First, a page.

Epigenomics recently said it plans to add a new mouse-specific methylation array to its differential methylation hybridization research service in the second quarter, and is considering ways of making its flagship research tool, the human DMH array, more broadly available.
Epigenomics hopes the mouse DMH array will meet demand from its major pharmaceutical and biotech customers, spokesperson Achim Plum told BioArray News two weeks ago.
"When talking to our partners, we realized a high need for DMH arrays for animal models,” Plum said.
He said the mouse array will have similar coverage as the company’s human DMH array, but “special emphasis will be put on regions that are congenic with humans,” Plum said.
According to Plum, the majority of Epigenomics’ customers are “pharmas and biotechs, many of which belong to the top-10 companies in their category.” Plum added that in these partnerships, Epigenomics usually provides “not just the DMH service but … [also] experimental design, data analysis, and data interpretation.”
As for the human DMH array, which covers more than 50,000 human genomic fragments, Epigenomics currently offers it as a screening tool as part of its biomarker-discovery services. Plum said that the firm doesn’t plan to upgrade the array in the next few months, although it has “streamlined the sample processing workflow, increased throughput, and further improved raw data analysis and data quality control” over the past year.
“The layout we offer to our customers now is already a second generation and still state of the art,” Plum said. “Certainly we will consider an upgrade as new data becomes available that provides a rational basis for improving the design.”
Plum said that Epigenomics is now considering ways to make it more available to researchers, including those in the academic life sciences community.
“Currently we only offer the DMH arrays as service to our partners. As we realize a high need for our DMH in the life science community, we do intend to offer these arrays more broadly in the future, but so far no decisions [have been made regarding] how and when we will do this," he said.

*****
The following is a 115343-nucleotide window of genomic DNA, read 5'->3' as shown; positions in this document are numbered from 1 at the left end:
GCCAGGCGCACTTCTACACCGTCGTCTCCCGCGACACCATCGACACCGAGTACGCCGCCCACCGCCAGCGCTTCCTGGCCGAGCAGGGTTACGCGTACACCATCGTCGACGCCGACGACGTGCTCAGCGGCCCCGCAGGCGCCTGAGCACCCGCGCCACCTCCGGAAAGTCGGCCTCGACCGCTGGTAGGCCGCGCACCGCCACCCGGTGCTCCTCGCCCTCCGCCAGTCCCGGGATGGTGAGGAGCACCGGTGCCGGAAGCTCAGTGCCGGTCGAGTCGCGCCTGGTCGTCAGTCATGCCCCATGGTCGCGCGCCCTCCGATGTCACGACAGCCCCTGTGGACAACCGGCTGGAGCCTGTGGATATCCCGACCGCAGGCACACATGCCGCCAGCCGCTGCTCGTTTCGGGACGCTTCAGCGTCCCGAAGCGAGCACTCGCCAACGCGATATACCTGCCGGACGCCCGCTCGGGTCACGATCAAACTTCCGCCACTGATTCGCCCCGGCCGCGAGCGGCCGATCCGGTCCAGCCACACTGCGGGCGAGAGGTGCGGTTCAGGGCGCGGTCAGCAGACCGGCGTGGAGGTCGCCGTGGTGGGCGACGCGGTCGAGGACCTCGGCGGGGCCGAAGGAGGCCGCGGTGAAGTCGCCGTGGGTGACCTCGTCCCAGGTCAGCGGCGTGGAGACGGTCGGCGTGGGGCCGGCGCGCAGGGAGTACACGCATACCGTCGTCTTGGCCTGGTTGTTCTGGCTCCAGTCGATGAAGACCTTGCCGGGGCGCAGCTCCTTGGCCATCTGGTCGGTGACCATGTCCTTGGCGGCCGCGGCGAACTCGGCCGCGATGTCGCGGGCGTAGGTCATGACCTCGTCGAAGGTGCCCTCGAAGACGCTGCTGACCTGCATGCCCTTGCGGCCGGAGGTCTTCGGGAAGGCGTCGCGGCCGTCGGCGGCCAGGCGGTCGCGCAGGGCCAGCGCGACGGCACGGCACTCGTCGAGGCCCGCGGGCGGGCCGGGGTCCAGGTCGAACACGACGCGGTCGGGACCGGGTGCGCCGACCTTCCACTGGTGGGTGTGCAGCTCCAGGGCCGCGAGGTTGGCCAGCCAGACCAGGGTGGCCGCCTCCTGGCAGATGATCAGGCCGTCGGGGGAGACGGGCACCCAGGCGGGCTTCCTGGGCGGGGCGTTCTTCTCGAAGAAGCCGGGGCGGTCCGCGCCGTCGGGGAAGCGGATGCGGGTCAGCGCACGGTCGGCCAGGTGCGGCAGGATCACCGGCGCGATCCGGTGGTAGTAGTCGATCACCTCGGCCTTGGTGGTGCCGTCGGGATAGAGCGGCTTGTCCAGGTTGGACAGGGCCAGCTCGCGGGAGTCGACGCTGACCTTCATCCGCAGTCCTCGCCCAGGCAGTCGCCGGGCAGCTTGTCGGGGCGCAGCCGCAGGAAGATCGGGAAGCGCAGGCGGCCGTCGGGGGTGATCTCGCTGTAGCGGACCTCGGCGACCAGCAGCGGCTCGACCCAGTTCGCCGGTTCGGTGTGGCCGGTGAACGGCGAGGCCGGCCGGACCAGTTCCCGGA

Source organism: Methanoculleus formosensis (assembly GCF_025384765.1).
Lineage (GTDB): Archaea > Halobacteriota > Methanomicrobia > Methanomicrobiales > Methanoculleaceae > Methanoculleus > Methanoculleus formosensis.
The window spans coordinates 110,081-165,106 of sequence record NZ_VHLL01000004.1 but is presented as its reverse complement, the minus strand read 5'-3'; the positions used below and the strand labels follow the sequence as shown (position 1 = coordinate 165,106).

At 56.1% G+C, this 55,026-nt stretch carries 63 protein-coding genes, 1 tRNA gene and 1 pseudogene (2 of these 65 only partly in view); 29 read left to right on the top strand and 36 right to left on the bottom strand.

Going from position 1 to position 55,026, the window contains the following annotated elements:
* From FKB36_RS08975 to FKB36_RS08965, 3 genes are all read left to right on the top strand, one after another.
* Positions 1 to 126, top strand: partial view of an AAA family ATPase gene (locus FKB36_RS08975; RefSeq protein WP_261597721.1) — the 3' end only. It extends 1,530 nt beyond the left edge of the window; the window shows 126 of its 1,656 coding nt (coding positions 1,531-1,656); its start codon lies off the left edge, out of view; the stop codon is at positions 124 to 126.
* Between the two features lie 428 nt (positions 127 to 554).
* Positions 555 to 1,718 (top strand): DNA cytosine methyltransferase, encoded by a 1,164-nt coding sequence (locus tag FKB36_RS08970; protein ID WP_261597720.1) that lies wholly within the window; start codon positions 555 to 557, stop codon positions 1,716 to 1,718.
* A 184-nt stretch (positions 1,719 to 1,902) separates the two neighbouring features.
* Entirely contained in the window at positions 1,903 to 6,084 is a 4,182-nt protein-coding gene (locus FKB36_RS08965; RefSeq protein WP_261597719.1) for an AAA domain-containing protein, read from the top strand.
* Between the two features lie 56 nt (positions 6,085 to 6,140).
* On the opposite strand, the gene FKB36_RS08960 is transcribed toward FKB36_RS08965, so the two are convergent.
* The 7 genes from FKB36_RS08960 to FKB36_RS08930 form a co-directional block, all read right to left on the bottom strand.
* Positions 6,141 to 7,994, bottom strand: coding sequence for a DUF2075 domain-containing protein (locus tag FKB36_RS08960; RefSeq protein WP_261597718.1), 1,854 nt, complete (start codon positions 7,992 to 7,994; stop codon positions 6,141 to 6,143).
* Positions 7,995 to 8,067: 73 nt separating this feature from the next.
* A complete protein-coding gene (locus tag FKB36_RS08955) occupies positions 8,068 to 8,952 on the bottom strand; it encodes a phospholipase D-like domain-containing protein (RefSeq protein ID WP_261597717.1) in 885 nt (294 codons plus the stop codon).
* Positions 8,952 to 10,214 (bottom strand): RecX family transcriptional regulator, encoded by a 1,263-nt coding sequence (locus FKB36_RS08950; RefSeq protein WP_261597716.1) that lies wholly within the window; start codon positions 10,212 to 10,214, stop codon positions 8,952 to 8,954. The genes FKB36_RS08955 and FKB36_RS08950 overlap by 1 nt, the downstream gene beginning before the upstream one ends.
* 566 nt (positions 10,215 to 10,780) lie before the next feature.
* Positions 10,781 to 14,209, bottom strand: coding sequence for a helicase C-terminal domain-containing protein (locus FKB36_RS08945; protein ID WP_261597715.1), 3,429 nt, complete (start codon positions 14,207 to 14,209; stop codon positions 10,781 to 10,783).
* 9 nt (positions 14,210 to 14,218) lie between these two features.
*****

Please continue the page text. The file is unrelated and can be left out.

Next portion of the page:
Plum declined to say which specific avenues Epigenomics was considering for broadening accessibility to the DMH array. “We are evaluating several options but it is too early to tell how and when we will offer it more broadly. In the mean time, interested parties can make use of our DMH service,” he said.
Plum also said that Epigenomics’ DMH service has been indirectly bolstered by research conducted by the Human Epigenome Consortium, which aims to identify, catalogue, and interpret genome-wide DNA methylation patterns of all human genes in all major tissues.
Epigenomics is a member of the HEC. Other members include the Wellcome Trust Sanger Institute and the French National Genotyping Center.
"We believe that looking at every single CpG in the genome will not help to extract relevant data,” Plum said. “Broad DNA methylation approaches like the Human Epigenome Project ... will help to better characterize which regions of the genome have the potential to carry functionally relevant DNA methylation information,” he said.
“Currently we only offer the DMH arrays as a service to our partners. As we realize a high need for our DMH in the life science community, we do intend to offer these arrays more broadly in the future.”
“Our DMH array is a first step towards targeting these regions as it includes the knowledge we gained in the HEP,” he added. “As research moves along, further improvements will be possible."
Prostate Cancer Prognostic
Plum said that Epigenomics is on track to release sometime next year an in vitro prostate cancer prognostic that is applied to formalin-fixed paraffin-embedded tumor tissue samples. Plum said that the company is considering launching the test first as a homebrew and then moving forward with a 510 (k) submission to the US Food and Drug Administration.
“We just successfully transferred our prognostic prostate cancer marker PITX2 on the Affymetrix platform. The test is now in development under medical device standards,” Plum said. “As a fast track to the market, we are currently considering a launch in 2008 as a homebrew test through reference laboratories in the US.”
The company also said several months ago that it was considering submitting the test for US Food and Drug Administration clearance sometime next year (see BAN 12/13/2006).